President Xi Jinping first presented China’s vision for a “Silk Road Economic Belt” during a 2013 speech in Kazakhstan. The idea was to “forge closer economic ties, deepen cooperation, and expand development in the Euro-Asia region”. In early 2015, the contours of Beijing’s strategy began to emerge as China’s leadership laid out plans for this “Silk Road Economic Belt” through Central Asia, and a “21st Century Maritime Silk Road” through Southeast and South Asia. China referred to both collectively as “One Belt, One Road” (OBOR).
Inside Afghanistan the main income seems to come from protection rackets and tolls, bribes or taxes. Members of the Taliban also own businesses in the United Arab Emirates, in Qatar and Saudi Arabia that produce funds. Of course everyone in Afghanistan who controls land that grows poppy, or roads over which opiates are transported makes money from protection and extortion of the drug industry, including the Taliban, but that is only part of their portfolio.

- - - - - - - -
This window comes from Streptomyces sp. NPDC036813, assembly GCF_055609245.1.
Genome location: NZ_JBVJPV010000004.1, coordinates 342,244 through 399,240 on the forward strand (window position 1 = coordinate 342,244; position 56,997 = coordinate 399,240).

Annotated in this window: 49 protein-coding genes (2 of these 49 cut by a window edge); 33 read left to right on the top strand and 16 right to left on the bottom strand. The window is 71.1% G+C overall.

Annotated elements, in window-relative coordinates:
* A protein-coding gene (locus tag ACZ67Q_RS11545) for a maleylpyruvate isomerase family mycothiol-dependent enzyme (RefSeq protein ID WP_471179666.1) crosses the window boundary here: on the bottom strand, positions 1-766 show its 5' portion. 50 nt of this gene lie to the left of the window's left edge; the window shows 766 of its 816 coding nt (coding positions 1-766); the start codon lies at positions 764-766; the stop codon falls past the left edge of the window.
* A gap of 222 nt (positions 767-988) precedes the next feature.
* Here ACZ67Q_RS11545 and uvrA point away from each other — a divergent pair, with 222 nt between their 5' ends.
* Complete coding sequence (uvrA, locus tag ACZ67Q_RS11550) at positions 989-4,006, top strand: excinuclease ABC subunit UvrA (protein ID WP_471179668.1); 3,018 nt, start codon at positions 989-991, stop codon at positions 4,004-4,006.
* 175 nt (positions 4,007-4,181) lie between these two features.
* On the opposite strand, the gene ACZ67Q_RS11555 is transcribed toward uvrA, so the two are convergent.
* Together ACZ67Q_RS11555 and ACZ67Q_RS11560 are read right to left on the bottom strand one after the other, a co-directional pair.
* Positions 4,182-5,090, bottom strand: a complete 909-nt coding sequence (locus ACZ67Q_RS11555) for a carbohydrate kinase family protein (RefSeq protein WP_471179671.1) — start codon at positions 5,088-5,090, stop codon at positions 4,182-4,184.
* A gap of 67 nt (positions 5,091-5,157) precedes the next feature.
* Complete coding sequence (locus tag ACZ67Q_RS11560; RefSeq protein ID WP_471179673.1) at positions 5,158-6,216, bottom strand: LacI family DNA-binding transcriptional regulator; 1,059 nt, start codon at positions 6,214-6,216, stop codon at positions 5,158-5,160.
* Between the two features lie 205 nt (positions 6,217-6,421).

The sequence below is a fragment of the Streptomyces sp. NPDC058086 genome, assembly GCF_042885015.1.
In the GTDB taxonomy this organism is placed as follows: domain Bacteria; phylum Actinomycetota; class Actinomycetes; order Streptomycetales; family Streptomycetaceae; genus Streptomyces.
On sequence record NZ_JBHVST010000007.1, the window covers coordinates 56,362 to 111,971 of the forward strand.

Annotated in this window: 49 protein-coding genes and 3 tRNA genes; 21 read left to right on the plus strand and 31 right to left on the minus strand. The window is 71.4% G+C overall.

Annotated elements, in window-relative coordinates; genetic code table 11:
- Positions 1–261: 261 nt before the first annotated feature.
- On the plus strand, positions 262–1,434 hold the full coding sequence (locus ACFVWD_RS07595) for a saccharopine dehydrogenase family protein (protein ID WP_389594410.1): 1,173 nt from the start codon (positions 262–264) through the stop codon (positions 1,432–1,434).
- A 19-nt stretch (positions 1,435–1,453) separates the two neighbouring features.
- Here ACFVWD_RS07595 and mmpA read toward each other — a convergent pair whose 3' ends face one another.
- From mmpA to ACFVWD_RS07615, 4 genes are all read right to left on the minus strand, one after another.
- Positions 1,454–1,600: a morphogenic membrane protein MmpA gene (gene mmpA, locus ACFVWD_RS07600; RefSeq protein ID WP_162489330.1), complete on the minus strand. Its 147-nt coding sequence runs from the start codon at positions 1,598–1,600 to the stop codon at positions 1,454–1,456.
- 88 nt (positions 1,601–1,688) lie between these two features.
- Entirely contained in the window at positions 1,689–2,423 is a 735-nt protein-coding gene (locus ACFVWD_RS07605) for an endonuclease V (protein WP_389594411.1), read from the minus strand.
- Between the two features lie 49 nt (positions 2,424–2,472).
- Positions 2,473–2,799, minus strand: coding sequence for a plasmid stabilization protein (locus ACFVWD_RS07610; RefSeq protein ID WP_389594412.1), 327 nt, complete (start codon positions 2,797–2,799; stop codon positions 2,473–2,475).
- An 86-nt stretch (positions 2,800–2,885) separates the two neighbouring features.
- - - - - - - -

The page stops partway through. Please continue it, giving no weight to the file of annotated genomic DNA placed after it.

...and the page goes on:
Every week, The WorldPost asks an expert to shed light on a topic driving headlines around the world. Today, we speak with the Center on International Cooperation's Barnett Rubin about the future of the Taliban.
Barnett Rubin speaks with Amanpour, CNN’s International's flagship program for global affairs hosted by Chief International Correspondent Christiane Amanpour.
CNN TRANSCRIPT Aired July 29, 2015 - 14:00:00 ET
AMANPOUR: And just ahead, for years we've wondered whether Mullah Omar was dead or alive. He hasn't been seen since around 9/11. I asked
world renowned expert Barnett Rubin what difference his death would make now. That's next.